The Indignity of Travel

It started off innocently enough. The good people of Newcastle suggested that I leave for the airport two hours before departure instead of one and a half. The airport, mind you, is a leisurely 15 minutes away from the university. I entered the airport and noticed the people around the "self check-in" machines, but I didn't have an eTicket, so I walked up to the counter.

I disturbed the two ladies having a nice chat with each other. They pointed to the sign telling me I had to check in at the machines and then drop my bags off here. Okay, if this is necessary. I approached a machine and was able to choose the airline and a language. I was then requested to either put my passport in the machine, or to enter my frequent flier card, or to punch in the eTicket number. Now, in Germany only the police are allowed to machine-read passports, and I am skittish enough after spending two days on the island of video surveillance, so I tried the eTicket anyway. I did have a booking code.

But the booking code had letters, and this machine only wanted numbers. Okay, resigned to have to give myself up to this indignity, I put my passport into the machine. It couldn't be read. Okay, the ink had rubbed off my Meldebescheinigung and had deposited itself on the passport. I scratched it off, and tried again. No luck. I am beginning to see what I need the extra time for. I go back to the ladies behind the counter and tell them (like the machine told me to) that the machine cannot read my document.

She points, boredly, to a gentleman who is assisting all the people at the self-service terminals. That it is necessary to have a human there is rather defeating the point, I though, but I submitted to waiting in a disorderly line to get his attention. He asked for my booking, took it, looked at it, frowned. Then he asked for my passport and took off. "Just a moment," I said, "where are you going with my travel documents?" "Just have to look something up". I wait. He goes to the counter, interrupts the ladies, and they punch my name into the computer. He comes back, proudly, with a document with my name and itinerary on it, and a magic number. Wow.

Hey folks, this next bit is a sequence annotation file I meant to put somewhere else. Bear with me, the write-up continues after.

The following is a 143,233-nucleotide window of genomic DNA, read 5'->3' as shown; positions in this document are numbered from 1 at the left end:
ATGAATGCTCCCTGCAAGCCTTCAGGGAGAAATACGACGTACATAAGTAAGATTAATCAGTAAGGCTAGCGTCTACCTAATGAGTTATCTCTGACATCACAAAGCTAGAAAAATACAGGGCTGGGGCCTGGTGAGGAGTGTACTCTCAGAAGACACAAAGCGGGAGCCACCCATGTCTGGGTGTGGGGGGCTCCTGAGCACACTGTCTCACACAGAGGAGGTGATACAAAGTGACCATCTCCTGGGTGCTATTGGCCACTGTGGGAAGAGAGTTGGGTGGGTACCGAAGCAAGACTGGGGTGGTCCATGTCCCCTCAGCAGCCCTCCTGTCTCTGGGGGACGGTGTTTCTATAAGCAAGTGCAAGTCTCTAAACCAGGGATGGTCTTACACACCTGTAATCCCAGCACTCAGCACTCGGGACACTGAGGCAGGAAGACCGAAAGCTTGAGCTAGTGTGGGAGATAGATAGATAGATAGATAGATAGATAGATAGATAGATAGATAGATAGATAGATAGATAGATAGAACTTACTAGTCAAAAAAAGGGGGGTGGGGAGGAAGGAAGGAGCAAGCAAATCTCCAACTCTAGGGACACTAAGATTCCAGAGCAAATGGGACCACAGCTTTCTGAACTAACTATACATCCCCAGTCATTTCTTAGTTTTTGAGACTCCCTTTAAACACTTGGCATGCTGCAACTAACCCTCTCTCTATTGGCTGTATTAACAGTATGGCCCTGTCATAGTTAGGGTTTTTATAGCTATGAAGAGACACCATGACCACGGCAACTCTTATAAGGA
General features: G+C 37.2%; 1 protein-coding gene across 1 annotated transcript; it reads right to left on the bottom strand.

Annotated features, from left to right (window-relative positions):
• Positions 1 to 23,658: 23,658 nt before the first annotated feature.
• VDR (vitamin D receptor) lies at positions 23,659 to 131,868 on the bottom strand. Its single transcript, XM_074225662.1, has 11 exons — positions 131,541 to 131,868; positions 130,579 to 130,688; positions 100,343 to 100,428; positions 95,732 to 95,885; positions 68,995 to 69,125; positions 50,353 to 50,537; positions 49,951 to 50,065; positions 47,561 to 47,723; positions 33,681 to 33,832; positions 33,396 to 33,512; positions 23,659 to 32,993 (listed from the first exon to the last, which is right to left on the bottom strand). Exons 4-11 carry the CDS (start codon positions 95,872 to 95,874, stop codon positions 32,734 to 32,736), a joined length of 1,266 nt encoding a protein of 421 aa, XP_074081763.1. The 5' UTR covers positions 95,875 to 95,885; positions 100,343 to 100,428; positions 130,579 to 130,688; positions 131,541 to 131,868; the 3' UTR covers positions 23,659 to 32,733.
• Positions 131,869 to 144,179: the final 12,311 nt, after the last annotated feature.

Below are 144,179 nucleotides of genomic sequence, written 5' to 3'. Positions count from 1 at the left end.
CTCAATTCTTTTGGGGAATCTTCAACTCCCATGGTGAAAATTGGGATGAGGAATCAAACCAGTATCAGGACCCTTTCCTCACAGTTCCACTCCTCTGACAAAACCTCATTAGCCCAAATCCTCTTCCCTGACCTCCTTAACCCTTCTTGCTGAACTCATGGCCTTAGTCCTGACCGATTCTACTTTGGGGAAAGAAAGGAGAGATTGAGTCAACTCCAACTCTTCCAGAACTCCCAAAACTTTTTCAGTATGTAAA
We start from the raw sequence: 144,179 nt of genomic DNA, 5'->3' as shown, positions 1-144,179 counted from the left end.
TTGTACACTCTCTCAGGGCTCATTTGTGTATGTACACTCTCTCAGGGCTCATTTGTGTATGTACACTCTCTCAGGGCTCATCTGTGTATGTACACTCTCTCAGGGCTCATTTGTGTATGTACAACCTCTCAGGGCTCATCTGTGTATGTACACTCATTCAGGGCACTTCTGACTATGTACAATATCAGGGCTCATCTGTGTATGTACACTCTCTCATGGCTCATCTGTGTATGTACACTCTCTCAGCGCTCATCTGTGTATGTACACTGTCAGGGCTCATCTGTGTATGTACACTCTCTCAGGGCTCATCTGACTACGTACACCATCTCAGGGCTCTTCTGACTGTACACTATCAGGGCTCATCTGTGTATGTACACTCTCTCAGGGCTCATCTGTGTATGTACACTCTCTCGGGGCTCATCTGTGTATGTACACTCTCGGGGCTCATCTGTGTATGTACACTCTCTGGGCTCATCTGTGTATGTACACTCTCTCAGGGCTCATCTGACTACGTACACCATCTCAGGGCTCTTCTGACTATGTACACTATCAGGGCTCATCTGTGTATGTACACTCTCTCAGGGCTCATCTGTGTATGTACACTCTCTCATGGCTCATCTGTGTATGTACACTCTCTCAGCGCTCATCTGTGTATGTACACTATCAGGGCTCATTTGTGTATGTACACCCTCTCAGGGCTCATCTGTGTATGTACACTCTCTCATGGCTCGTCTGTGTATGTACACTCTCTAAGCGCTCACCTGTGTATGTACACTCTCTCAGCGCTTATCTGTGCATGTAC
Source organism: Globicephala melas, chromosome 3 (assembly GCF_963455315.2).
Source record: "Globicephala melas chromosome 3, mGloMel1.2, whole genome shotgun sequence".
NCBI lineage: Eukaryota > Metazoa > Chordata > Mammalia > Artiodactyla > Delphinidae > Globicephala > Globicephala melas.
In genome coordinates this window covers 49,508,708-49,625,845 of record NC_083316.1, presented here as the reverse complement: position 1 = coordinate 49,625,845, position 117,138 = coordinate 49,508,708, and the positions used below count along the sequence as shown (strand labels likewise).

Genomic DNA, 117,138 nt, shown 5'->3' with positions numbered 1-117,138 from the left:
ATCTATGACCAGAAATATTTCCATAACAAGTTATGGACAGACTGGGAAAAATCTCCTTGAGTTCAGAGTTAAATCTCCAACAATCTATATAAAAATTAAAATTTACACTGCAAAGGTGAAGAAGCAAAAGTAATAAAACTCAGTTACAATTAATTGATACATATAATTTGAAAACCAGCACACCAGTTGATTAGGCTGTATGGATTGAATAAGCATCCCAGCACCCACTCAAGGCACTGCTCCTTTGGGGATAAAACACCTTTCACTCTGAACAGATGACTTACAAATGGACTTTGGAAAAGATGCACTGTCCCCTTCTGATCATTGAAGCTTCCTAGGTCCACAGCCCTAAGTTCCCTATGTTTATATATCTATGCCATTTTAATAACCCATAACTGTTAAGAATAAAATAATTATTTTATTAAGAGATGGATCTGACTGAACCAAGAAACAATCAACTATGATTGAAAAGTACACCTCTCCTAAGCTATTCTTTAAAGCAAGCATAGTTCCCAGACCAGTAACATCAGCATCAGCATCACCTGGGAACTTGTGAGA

He then operates the terminal for me, and says "Shall we take German?" I retort, "No, we seem to have been speaking English up until now". I am really angry now. The machine suggests a seating assignment, he notes excitedly that I can change them if I want to. I do not want to. Then the machine asks me stupid "security questions" like did I pack my bag and did anyone have access to it since I packed it. Sure, the cloak room people, the taxi driver - but I don't want to start anything. I want to get this done with. He prints out the boarding cards, now I can go to the bored ladies.

They are in a foul mood, so many people disturbing their chat. I heave my bag up and ask that it gets checked through, please. She begins asking me the SAME QUESTIONS again. I get irritated - why are you asking me again? What is the point of the machine? This does not save any time. "These are KLM regulations," she retorts, and slams my boarding cards down. "They are not my machines, so don't take your bad mood out on me." Well, she is representing this nonsense, I would like to have an explanation.

I gather my papers and stamp off to drink off my bottle of sparkling before it gets confiscated. After doing so I get out the boarding cards and there is no luggage tag on them. Panic. What if the bags get lost? What if this sullen lady put a tag to Singapore on it to spite me? I return, wait in line, the guy comes out. I tell him I didn't get a receipt. He checks the boarding cards - nothing. He asks for the extra piece of paper. Nothing. He asks for my passport. WTF?? This belongs to the German government, not you. But there is the sticker, glued to the back with heavy-duty glue. Sigh.